Food Monopoly Companies

Only ten monopoly companies control nearly every major food and beverage brand on the planet. Nestlé, PepsiCo, Coca-Cola, Unilever, Danone, General Mills, Kellogg’s, Mars, Associated British Foods, and Mondelez are all monopoly companies that employ thousands of people and generate billions of dollars in revenue each year.

Oxfam created a mind-boggling infographic that shows how interconnected consumer brands are to push these companies to make positive changes ——and for customers to realize who controls the brands they’re buying.

Here is a more detailed breakdown of the food monopoly companies that own the brands and products we use daily:

#1. Kellogg’s

Revenue in 2016 was $13 billion. Kellogg’s owns noncereal brands such as Eggo, Pringles, and Cheez-It, in addition to Froot Loops and Frosted Flakes.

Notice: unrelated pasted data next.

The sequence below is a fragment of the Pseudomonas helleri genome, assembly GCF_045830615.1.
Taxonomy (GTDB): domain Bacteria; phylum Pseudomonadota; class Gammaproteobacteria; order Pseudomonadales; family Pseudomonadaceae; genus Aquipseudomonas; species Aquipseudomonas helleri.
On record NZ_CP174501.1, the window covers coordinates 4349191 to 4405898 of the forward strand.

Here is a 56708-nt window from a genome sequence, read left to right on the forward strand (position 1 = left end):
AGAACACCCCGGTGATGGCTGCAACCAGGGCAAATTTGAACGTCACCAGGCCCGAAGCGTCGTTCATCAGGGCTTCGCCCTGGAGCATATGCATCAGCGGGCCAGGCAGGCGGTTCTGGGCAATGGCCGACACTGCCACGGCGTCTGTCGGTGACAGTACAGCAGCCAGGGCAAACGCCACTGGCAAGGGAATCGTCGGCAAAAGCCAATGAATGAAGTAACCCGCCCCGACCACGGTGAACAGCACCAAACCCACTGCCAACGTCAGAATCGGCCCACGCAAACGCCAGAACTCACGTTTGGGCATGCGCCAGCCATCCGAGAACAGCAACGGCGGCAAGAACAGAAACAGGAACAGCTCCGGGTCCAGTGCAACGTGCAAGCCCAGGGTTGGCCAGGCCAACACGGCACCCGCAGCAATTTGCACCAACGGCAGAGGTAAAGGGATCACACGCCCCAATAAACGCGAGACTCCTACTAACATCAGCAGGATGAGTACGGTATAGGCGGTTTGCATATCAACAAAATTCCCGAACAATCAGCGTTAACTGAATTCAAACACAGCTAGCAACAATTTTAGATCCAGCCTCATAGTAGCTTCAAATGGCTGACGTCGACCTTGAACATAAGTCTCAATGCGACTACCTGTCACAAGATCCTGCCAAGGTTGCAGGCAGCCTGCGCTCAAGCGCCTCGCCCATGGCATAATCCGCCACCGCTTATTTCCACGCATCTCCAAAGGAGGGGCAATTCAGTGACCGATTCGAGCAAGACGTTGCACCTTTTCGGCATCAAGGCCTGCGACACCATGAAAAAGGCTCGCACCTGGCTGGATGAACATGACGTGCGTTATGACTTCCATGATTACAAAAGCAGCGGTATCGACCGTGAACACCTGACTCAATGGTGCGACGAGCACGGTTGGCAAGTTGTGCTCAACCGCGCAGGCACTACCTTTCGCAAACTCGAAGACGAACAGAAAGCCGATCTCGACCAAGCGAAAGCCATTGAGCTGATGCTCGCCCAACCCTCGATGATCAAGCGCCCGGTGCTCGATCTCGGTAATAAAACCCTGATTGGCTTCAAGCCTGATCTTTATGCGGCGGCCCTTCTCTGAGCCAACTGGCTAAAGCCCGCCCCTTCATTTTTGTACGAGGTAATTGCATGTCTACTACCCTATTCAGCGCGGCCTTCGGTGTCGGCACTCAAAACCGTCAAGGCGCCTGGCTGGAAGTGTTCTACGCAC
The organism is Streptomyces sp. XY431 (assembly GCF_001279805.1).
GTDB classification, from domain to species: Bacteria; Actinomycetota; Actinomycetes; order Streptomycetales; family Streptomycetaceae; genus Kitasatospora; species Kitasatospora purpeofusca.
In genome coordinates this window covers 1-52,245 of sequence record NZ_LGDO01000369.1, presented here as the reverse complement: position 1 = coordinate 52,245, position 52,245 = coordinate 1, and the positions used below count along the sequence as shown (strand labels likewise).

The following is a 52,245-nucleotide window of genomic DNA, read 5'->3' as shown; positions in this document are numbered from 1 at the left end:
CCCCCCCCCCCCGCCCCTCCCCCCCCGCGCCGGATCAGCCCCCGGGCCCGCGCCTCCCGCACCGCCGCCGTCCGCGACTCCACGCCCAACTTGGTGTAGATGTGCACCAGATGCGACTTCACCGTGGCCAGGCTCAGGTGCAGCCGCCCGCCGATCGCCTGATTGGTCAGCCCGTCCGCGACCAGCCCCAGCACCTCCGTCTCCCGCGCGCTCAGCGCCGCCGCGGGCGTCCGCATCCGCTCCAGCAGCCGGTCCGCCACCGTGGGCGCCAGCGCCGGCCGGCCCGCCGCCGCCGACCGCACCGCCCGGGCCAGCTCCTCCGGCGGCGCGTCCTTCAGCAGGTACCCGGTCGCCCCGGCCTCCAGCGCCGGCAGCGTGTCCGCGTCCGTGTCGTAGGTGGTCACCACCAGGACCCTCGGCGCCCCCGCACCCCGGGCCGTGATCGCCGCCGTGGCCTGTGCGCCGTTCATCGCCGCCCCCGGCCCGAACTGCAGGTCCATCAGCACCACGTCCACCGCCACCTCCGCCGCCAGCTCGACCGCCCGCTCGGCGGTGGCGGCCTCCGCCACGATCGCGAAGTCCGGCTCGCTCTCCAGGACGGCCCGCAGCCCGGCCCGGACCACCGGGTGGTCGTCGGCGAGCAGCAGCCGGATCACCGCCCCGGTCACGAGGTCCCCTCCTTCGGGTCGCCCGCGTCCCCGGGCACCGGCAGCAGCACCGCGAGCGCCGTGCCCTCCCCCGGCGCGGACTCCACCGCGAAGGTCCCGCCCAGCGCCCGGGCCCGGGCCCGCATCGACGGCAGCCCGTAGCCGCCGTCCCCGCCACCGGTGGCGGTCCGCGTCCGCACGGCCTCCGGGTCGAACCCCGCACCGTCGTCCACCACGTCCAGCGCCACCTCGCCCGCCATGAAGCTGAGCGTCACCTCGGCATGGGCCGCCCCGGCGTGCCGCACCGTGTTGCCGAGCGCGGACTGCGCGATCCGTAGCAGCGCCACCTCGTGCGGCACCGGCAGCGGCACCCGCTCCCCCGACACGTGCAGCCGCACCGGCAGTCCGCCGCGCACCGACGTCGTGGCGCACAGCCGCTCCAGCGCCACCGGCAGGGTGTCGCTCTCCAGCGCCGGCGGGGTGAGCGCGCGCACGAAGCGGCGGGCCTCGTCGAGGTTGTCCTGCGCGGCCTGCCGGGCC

#2. Associated British Foods.

Revenue in 2016 was $16.8 billion. This British conglomerate owns the Dorset Cereals and Twinings tea brands, as well as the retailer Primark.

#3. General Mills Inc.

Revenue in 2016 was $16.6 billion. General Mills is best known for cereals such as Cheerios and Chex, but the company also owns brands such as Yoplait, Hamburger Helper, Haagen-Dazs, and Betty Crocker.

#4. Danone

Revenue in 2016 was $23.7 billion. Danone is best known for its yogurt brands such as Activa, Yocrunch, and Oikos, but it also sells medical nutrition products and bottled water.

#5. Mondelez